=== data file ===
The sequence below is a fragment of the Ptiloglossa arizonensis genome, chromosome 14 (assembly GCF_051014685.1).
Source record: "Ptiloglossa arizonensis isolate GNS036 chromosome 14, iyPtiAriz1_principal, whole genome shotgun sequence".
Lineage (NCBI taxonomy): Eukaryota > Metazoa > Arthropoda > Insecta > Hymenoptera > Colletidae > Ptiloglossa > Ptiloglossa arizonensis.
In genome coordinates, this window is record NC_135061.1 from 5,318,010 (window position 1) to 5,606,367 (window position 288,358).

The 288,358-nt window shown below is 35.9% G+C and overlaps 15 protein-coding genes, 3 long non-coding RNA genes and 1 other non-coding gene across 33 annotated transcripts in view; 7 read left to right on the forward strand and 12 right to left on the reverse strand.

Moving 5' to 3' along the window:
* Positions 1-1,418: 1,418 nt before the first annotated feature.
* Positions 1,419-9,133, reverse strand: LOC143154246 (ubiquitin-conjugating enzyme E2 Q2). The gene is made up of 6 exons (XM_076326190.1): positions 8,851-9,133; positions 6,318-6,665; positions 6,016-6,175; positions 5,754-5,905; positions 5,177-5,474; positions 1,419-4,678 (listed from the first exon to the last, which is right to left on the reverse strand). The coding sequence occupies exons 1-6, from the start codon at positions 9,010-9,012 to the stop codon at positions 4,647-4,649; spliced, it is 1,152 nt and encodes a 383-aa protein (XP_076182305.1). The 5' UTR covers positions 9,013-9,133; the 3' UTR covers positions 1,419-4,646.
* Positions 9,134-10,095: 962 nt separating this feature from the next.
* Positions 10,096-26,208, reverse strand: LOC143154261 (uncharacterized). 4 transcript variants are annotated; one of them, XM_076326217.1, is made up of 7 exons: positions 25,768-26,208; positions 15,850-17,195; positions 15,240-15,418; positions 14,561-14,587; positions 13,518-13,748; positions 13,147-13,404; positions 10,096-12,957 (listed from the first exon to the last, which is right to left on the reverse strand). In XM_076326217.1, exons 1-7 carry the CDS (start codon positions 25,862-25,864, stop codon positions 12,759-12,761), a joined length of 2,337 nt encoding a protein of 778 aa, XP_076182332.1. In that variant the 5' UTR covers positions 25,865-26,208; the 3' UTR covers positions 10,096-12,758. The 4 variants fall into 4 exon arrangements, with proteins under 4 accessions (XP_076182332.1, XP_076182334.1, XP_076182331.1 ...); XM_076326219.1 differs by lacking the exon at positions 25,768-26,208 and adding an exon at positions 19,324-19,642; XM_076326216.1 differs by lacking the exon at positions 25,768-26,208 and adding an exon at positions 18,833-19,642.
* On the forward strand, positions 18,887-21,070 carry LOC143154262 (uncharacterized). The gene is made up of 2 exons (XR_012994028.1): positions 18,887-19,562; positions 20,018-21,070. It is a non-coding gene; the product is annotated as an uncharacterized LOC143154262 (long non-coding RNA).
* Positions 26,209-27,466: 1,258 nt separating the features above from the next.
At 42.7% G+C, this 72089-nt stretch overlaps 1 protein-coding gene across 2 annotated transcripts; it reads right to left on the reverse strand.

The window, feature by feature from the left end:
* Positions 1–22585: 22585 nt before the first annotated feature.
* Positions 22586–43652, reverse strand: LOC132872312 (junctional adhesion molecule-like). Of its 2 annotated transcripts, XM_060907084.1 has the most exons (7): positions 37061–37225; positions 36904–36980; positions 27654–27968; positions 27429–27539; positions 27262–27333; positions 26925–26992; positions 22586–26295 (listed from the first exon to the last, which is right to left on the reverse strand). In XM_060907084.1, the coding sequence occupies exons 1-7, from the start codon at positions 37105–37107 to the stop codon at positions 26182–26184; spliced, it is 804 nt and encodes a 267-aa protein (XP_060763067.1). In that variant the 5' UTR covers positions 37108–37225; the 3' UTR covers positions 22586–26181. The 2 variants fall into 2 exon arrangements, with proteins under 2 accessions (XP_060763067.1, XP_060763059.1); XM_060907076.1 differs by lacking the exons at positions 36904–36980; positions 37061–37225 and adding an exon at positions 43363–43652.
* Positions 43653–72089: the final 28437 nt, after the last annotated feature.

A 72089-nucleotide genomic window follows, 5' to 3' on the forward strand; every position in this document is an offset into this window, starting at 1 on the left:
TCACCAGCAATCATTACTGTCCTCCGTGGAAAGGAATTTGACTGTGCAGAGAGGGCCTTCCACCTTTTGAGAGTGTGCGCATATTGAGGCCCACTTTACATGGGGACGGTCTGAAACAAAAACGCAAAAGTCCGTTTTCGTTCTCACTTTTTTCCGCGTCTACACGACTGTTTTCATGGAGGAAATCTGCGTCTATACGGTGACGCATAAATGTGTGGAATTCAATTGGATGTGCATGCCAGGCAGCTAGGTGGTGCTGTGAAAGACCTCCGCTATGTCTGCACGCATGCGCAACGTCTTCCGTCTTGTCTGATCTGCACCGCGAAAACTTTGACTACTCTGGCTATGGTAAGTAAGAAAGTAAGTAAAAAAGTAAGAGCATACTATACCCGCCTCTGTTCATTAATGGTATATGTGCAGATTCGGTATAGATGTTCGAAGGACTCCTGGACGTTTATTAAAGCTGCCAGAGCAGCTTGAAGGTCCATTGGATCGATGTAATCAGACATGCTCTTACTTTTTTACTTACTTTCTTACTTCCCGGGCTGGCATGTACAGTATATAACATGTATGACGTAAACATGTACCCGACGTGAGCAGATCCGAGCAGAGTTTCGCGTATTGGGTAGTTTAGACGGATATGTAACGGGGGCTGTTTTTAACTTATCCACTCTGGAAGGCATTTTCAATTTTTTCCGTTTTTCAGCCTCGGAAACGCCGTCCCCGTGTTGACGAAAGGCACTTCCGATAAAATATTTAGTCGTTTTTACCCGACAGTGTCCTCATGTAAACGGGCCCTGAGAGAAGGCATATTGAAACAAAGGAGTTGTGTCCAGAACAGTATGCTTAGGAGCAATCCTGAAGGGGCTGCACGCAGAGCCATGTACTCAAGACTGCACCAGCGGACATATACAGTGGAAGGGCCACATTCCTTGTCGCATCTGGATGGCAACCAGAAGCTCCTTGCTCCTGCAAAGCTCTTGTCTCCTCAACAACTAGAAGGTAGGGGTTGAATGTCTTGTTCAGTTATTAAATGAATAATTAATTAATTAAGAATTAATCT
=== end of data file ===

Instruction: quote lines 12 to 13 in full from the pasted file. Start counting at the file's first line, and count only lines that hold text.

* Positions 26,209-27,466: 1,258 nt separating the features above from the next.
At 42.7% G+C, this 72089-nt stretch overlaps 1 protein-coding gene across 2 annotated transcripts; it reads right to left on the reverse strand.